107. Hobbes thinks it is the consecrating power by which a priest, in the hour of death, can save a soul.— He should have said, the power of absolution.
207. Something similar to the feeling in England during the Sepoy rebellion. Read: Mutiny. This is an understatement. The Irish massacre was more appalling to the imagination because it was nearer and of vaster reported proportions. A respectable writer who lived in Ireland believes that there were 300,000 victims.
272. Charles contrasted most favourably with his judges, whose sole motive was self. Ludlow's Memoirs, and other sources, show that something was at work besides selfish fears. The men perhaps were no better for that. They may even have been worse, inasmuch as the higher and better part of them served as the motive of crime. Carnot may have been as infamous as Barerej but it is unjust to tar them with the same brush.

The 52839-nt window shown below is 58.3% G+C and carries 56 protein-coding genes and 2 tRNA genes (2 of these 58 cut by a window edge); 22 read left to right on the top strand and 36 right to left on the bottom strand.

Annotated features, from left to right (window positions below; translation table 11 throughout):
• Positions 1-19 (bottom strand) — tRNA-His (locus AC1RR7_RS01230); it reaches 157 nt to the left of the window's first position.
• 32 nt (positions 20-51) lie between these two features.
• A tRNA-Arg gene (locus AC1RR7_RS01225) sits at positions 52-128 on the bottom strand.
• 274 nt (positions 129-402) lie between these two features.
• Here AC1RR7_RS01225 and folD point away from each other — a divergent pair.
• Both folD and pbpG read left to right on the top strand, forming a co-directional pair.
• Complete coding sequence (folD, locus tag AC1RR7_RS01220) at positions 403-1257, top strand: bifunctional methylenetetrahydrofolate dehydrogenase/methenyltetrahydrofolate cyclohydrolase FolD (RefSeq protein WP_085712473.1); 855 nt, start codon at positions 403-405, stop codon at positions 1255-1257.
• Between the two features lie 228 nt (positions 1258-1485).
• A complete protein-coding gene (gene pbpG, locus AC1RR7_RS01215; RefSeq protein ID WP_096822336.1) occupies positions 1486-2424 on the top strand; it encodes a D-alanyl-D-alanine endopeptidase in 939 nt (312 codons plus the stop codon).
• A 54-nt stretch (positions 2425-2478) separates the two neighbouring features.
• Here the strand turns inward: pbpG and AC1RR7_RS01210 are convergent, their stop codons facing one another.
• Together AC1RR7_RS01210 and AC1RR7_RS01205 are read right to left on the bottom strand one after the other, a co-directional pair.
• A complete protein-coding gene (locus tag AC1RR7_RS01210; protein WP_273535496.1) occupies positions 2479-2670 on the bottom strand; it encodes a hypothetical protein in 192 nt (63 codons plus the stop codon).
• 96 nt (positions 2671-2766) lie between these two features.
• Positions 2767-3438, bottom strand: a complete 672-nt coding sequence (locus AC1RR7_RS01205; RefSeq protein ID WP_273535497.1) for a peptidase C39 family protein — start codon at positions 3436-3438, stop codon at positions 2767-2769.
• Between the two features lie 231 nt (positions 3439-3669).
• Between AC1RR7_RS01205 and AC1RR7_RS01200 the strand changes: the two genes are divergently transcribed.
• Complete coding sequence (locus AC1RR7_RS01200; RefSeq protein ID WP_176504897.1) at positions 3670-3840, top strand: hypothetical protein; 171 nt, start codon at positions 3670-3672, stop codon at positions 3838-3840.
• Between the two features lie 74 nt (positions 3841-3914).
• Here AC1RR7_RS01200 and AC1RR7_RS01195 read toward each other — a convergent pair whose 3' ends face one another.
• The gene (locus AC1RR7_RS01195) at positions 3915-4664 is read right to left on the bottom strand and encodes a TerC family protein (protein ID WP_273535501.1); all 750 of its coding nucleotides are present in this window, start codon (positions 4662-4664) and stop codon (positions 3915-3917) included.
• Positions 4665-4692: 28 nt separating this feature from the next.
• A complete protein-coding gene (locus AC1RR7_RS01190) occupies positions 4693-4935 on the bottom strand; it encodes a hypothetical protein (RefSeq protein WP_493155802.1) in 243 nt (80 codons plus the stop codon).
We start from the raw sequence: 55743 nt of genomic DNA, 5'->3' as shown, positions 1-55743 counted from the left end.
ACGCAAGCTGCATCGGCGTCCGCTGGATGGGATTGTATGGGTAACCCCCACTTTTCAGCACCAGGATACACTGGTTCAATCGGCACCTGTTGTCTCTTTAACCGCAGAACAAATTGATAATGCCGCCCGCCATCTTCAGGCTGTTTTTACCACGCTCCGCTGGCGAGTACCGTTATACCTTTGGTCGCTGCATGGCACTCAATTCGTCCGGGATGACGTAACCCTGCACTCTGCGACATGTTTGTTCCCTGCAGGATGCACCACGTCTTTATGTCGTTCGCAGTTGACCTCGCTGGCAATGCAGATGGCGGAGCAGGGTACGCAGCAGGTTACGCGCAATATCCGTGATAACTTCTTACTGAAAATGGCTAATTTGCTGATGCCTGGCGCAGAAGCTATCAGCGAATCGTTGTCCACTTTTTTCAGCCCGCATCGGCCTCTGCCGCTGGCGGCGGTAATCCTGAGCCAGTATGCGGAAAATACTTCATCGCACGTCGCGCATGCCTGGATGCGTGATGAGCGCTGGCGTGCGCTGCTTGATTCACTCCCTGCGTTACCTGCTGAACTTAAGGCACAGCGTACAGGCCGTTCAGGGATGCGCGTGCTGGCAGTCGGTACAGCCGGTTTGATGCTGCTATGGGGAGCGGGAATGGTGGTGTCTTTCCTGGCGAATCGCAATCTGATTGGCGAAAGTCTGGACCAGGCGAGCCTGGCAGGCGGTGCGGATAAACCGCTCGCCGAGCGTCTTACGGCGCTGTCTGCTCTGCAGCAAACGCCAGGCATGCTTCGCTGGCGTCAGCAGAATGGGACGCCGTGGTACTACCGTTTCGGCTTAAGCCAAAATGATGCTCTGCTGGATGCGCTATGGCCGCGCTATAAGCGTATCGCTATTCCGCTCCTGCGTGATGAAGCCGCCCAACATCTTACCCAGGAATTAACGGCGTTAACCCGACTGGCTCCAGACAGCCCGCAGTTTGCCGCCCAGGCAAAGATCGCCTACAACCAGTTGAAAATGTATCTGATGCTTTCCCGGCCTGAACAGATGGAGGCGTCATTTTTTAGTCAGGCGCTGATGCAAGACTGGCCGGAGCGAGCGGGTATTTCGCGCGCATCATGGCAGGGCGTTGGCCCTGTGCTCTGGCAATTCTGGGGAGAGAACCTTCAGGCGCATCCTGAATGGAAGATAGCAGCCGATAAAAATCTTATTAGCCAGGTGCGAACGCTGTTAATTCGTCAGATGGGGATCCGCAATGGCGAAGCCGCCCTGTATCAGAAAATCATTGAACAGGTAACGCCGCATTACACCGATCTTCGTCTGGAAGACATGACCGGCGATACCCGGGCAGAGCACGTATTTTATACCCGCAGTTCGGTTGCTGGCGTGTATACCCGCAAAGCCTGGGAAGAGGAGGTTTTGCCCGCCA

277. Eustace loses his suppers with the French King —Louis was eleven years old.
279, 312. I don't remember the term Quakers in current use as early as January 1650, but very soon after.
327. In opposition to this, the Jesuits about the time of the Reformation came forward with what was called a new doctrine.—The book in question came out in 1588.
Vol. I. 339. II. 12. Legate and nuncio are treated as the same thing. They are as different as Prætor and Dictator.
II. 3. The learning of the Fathers was not what it had been a century ago.—These Fathers must be Italian monks generally, or else the Jesuits. It is not true of either. The Jesuits had no very eminent scholars in the first generation. Salmeron, the most noted, lived to be told by Bellarmin that his books would take a good deal of retouching before going to press. The middle of the seventeenth century, especially the second quarter, was the golden age of Jesuit learning, when their supremacy was uncontested. The Benedictines did not begin to rival them quite so early as Cressy says, I. 334.